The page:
9. Because of the subdivided nature of the NCHSAA playoffs, sometimes a conference gets two teams to the state championship game. That is the case in the Coastal Plains Conference, where champ Tarboro (1AA) and runner-up Pamlico County (1A) both made it, and the same goes for the Southern Carolina Conference sending both league champ Charlotte Catholic (3A) and second-place Weddington (3AA).

10. Here’s another anomaly this year: six of these teams didn’t win their conference title. As stated above, Weddington and Pamlico County didn’t have to play their conference champs in the playoffs because they were in different subdivisions. But Jacksonville (3A), North Davidson (2AA), and East Surry (1AA) each had to play regional finals on the road at their respective conference champions and all three got revenge. Scotland, which was just 5-5 at the end of the regular season, finished fourth in its league, but knocked off the second-place team in the East regional final.

11. Dividing our state into regions is difficult at times, as I found out while doing our “Five Stars” story. But, with that being said, here’s how the regions are represented in the state championships: (Triangle, 1) Wake Forest; (Piedmont, 3) Vance, Weddington, Charlotte Catholic; (Foothills, 1) Shelby; (Eastern Plains, 1) Tarboro; (Coastal, 2) Jacksonville, Pamlico County; (Northeastern, 1) Northeastern; (Appalachia, 1) Murphy; (Sandhills, 1) Scotland; (Triad, 5) East Surry, North Davidson, Reidsville, Southeast Guilford, East Forsyth.

12. Now by area code, where the 336 is the clear winner: (919) Wake Forest; (704) Vance, Shelby, Weddington, Charlotte Catholic; (252) Tarboro, Pamlico County, Northeastern, Jacksonville; (828) Murphy; (910) Scotland; (336) East Surry, North Davidson, Reidsville, Southeast Guilford, East Forsyth.

13. Now by TV market! It’s interesting to note that four different states are represented here thanks to schools located near the western, northeastern, and southern borders: (Raleigh-Durham-Fayetteville) Wake Forest; (Charlotte) Vance, Shelby, Weddington, Charlotte Catholic; (Greenville-New Bern-Jacksonville) Tarboro, Pamlico County, Jacksonville; (Norfolk, Va.-Portsmouth, Va.-Newport News, Va.) Northeastern; (Chattanooga, Tenn.) Murphy; (Florence, S.C.-Myrtle Beach, S.C.) Scotland; (Greensboro-High Point-Winston-Salem) East Surry, North Davidson, Reidsville, Southeast Guilford, East Forsyth.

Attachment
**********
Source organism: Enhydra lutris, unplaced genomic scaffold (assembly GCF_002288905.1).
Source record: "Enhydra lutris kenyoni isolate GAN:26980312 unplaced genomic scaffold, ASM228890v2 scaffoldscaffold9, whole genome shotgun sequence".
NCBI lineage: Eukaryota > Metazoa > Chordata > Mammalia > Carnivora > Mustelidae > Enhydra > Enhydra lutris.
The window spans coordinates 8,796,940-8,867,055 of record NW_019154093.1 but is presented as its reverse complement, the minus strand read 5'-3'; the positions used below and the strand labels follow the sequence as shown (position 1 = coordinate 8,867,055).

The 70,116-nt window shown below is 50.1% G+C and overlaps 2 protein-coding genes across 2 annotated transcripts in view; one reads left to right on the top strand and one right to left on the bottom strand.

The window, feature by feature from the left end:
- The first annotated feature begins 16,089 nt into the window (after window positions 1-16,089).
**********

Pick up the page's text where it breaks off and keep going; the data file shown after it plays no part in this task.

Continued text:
14. Looking for a feel-good story? Two of the 16 finalists were affected immensely by Hurricane Florence when it ripped into the Sandhills and the lower half of the coastal region in the state. It’s been a long road for Scotland (4A) and Pamlico County (1A) just to get this far.

15. It wouldn’t be high school football without the pageantry. Reidsville, which is playing in its 23rd football title dating back to 1930, calls itself the “Football Capital of North Carolina.” Scotland’s band and cheerleaders wear kilts to keep with the school’s Fighting Scots mascot. Tarboro’s offense is all but trademarked: the Vikings operate out of the “Tarboro-T” formation.

16. This weekend will feature some of the game’s best coaches. Scotland’s Richard Bailey is making his sixth appearance in the state final. Wake Forest’s Reggie Lucas has the best winning percentage in state history (89.1) among all coaches with more than 100 career wins. Murphy’s David Gentry has 405 wins, the second-most in NCHSAA history. Tarboro’s Jeff Craddock is making his seventh appearance in the final, looking for his fifth title. 

J. Mike Blake

J. Mike Blake is an English teacher at Cardinal Gibbons High School in Raleigh and a contributor to HighSchoolOT.com. He covered high school sports for a variety of newspapers in The News & Observer Publishing Company for 10 years and won 14 N.C. Press Association awards. He is also the only two-time winner of the N.C. Soccer Coaches Association’s media person of the year award.